What Do I Need to Know Before Taking Prednisone?

Dr. Sharon Orrange
Dr. Orrange is an Associate Professor of Clinical Medicine in the Division of Geriatric, Hospitalist and General Internal Medicine at the Keck School of Medicine of USC.
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Think of prednisone as a very potent anti-inflammatory. Prednisone is a corticosteroid or “steroid” for short. It is a cheap, commonly used oral medication that works well to decrease inflammation in many ways, including suppressing the movement of white blood cells. Prednisone helps rescue you from a variety of issues ranging from hives or severe poison oak to asthma.

Sounds like a wonder drug, right? Yes . . . but there are some downsides we need to know about.

What are some common reasons people take prednisone?

Acute asthma attacks, exacerbations of chronic obstructive pulmonary disease (COPD), gout attacks, hives, severe allergic reactions causing rash, and shingles are common reasons we resort to prednisone.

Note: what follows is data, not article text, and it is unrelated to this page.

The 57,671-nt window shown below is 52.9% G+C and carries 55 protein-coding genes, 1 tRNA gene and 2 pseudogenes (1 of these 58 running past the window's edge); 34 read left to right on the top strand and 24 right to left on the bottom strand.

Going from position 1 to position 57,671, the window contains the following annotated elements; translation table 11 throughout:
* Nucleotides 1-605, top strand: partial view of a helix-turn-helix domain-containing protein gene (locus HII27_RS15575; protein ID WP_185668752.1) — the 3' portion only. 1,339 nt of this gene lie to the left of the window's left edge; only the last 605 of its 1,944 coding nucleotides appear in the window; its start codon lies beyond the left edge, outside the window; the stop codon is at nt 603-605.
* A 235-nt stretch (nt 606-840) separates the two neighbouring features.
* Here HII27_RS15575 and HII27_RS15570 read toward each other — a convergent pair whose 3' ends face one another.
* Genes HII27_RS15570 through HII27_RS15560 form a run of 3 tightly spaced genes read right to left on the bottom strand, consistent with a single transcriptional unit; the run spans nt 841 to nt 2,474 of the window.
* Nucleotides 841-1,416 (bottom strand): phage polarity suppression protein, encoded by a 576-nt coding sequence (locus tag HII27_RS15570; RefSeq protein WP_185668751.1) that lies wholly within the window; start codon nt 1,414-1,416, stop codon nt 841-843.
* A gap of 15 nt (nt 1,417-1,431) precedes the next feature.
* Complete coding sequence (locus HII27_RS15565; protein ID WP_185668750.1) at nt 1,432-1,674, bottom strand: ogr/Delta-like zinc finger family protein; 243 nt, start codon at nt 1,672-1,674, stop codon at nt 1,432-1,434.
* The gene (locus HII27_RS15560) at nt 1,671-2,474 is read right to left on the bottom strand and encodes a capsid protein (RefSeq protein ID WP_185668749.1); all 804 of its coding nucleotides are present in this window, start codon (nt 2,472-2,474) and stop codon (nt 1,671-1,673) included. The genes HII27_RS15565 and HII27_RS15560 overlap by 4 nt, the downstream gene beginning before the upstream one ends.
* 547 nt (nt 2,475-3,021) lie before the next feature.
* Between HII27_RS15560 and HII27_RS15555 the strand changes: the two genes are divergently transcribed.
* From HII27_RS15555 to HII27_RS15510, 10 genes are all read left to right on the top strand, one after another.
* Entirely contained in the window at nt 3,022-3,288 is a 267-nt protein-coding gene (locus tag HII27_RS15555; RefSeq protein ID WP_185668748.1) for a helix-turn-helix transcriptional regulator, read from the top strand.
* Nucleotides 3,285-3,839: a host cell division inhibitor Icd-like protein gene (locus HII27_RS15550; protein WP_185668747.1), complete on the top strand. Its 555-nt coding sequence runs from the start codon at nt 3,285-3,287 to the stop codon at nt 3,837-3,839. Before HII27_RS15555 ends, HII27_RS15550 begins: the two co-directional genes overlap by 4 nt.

What are the short term side effects of prednisone?

An upset or irritated stomach or nausea, not being able to sleep, restlessness, and sweating are common complaints with prednisone. Emotional instability which may include euphoria and mood swings are also common. Importantly, in diabetics and those with high blood sugars, prednisone can worsen your blood sugar levels. Prednisone stimulates glucose secretion by the liver and decreases the amount of glucose your body gets rid of. Sugars do return to normal when you stop the prednisone.

How is prednisone best taken?

Take it after meals or with food or milk—prednisone loves to cause upset stomach and gastritis.

What about long term side effects of prednisone?

This is why we don’t love to put people on this medication for extended periods of time. For people on prednisone for longer periods of time you have an increased risk of cataracts and glaucoma. Prednisone may weaken your bones and lead to osteoporosis. And again, for people with high blood sugar and diabetes you will need to watch your blood sugar closely as sugars often increase while on prednisone therapy.

Dr O.

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